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Magic Marine Solo Nation's Cup at Yacht Club de Carnac - Day 3

by Will Loy 15 Jul 20:17 BST 13-16 July 2019
Tim Law wins race 6 on day 3 of the Magic Marine Solo Nation's Cup in Carnac © Will Loy

Following a second consecutive night of fireworks - clearly an arsonist had destroyed the first batch the previous evening - my day started with my 6am mosquito alarm. Unable to disarm my would-be attacker I decamped and headed off to YC Carnac via the lakes.

The sun shone down and a light easterly breeze mottled the reflection across the water and it occurred to me that Monet wasn't really that clever, he just painted what he saw. It then crossed my mind that maybe Picasso did in fact have an eye problem and, had Specsavers been around, the art world would be a better place. With that notion put to bed I arrived at my destination with colourful flags flying healthily and a more comforting buzz around the dinghy park.

Race 6

Wind direction at 090 which was a relief to all those who are still grabbing the fundamentals of their Tactick compasses. The pin end was busier than a Parisian whore house on pay day, and Law made the best of it to round with a reassuringly comfortable lead from Nick Hornsby and the consistent Martin Honnor with Boyce on his transom.

Boyce was in good shape no doubt buoyed by the knowledge that, following an evening of boat maintenance, his rudder was still in place. Cumbley was unfortunately in a spot of bother rounding in the mid-twenties with Butler not too far in front. I bit my already dry lip and cursed to myself that we had loaded his Solo with the burden of two GoPros. Still, the footage would make good watching for us mortals.

The breeze was softening and the run was as enjoyable as a straight shot of Calvados which, incidentally,had been offered to Blake and myself just the previous day by our RIB driver Yannick. I do believe we could have replenished our starving outboard with it.

Law established a large lead over the subsequent lap to ensure his first bullet of the championship and this would move him up to third on countback.

Boyce had got himself into second and this would make him second overall while Hans Duets NED took third and this would keep him as top NED. John Reeke continued to impress with a fourth and Rodrigues completed the international line-up with a five. Cumbley posted his discard and this would keep him at the top of the pile by 3 points.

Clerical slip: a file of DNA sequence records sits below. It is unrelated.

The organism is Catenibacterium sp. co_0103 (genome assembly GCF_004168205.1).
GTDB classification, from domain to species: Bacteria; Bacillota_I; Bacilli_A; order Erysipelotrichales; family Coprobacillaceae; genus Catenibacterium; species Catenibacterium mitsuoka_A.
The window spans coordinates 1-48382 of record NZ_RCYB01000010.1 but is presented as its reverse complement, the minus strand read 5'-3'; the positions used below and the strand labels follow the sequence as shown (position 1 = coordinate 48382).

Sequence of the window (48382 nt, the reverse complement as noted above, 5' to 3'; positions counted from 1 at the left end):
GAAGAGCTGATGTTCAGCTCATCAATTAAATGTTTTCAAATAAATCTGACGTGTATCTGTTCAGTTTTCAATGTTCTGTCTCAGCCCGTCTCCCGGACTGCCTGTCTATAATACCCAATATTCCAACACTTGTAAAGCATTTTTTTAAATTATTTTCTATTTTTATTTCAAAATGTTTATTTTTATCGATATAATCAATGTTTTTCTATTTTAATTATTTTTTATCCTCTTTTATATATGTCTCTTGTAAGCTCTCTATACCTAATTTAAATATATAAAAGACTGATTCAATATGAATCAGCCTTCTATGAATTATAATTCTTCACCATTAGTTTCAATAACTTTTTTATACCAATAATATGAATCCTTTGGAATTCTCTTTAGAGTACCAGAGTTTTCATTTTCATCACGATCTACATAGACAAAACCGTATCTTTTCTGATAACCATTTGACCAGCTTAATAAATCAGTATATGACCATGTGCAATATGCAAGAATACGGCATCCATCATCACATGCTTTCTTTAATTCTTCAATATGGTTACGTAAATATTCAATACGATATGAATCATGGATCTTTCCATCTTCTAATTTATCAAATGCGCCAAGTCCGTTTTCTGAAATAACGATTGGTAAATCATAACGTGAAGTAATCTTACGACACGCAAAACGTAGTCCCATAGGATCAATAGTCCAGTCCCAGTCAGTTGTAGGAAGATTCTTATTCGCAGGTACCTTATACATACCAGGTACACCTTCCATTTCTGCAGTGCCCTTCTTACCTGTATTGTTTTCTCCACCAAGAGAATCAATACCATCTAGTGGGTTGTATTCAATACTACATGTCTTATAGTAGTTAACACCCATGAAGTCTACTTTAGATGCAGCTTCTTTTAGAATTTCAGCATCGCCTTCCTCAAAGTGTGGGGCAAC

The wind continued to soften - like a French woman's expression as she looked into her lovers eyes - so the PRO wisely sent the fleet ashore. My drone pilot Blake took the opportunity to sail his father's ship into shore and I watched on with some jealousy as the two swapped places with the finesse of a winning Southport 24 team.

Over a Cafe au Lait I took some time to reflect on the championship so far which is becoming one of the most socially enjoyable in a number of years. That said, we haven't exactly been stellar at the party atmosphere since I and half the fleet were eighteen. The camaraderie of the Solo sailors goes beyond borders and the team at Carnac are indeed experts in the field of race management. The coffee is bien too.

Charlie Cumbley is facing maybe his toughest championship yet since joining the class in 2008, sailing the Boon hull with the North ST1 sail which caused an explosion in laminate sail development. Eleven years later he has multiple titles but maybe this one, if he wins will be his finest.

James Boyce has shown glimpses of talent and has turned the bookies upside down here this week with some stand out performances. Had he not had equipment failure he would be holding a strong scorecard. His father Andrew should be rightly proud of his son's gentlemanly conduct on and off the water. Tim Law needs no introduction and his experience across the world is reaping dividends as the championship heats up while Alex Butler, Martin Honnor and Richie Lovering are also showing great 'big game' attitude. Special mention to Joao Rodrigues who is proving that the Portuguese fleet are one to be reckoned with and he is a huge credit to the country.

My typing was cut short by the sound of a hooter at which point all hell broke loose as the fleet were sent back into the glorious bay for a further race.

Race 7

Wind at 260 and at 8 knots with the prospect of a little more if we were lucky. Cumbley started mid-way down the line, held, then tacked onto the favoured tack, crossing ahead of a chunk of the fleet including Butler and Law. Bailey, Honnor and Boyce were next around with another tight group but Tunnicliffe lost ground ducking transoms as he came into the mark.

I could now provide a blow-by-blow report but I have an evening engagement at the Casino where we will be holding our Magic Marine Class dinner. The thought of seeing Brownie in a tuxedo is too much to miss.

Cumbley took an unassailable lead to the line with Honnor second and Boyce third.

Look at the overall results at to see where they stand, I need to get into my suit.

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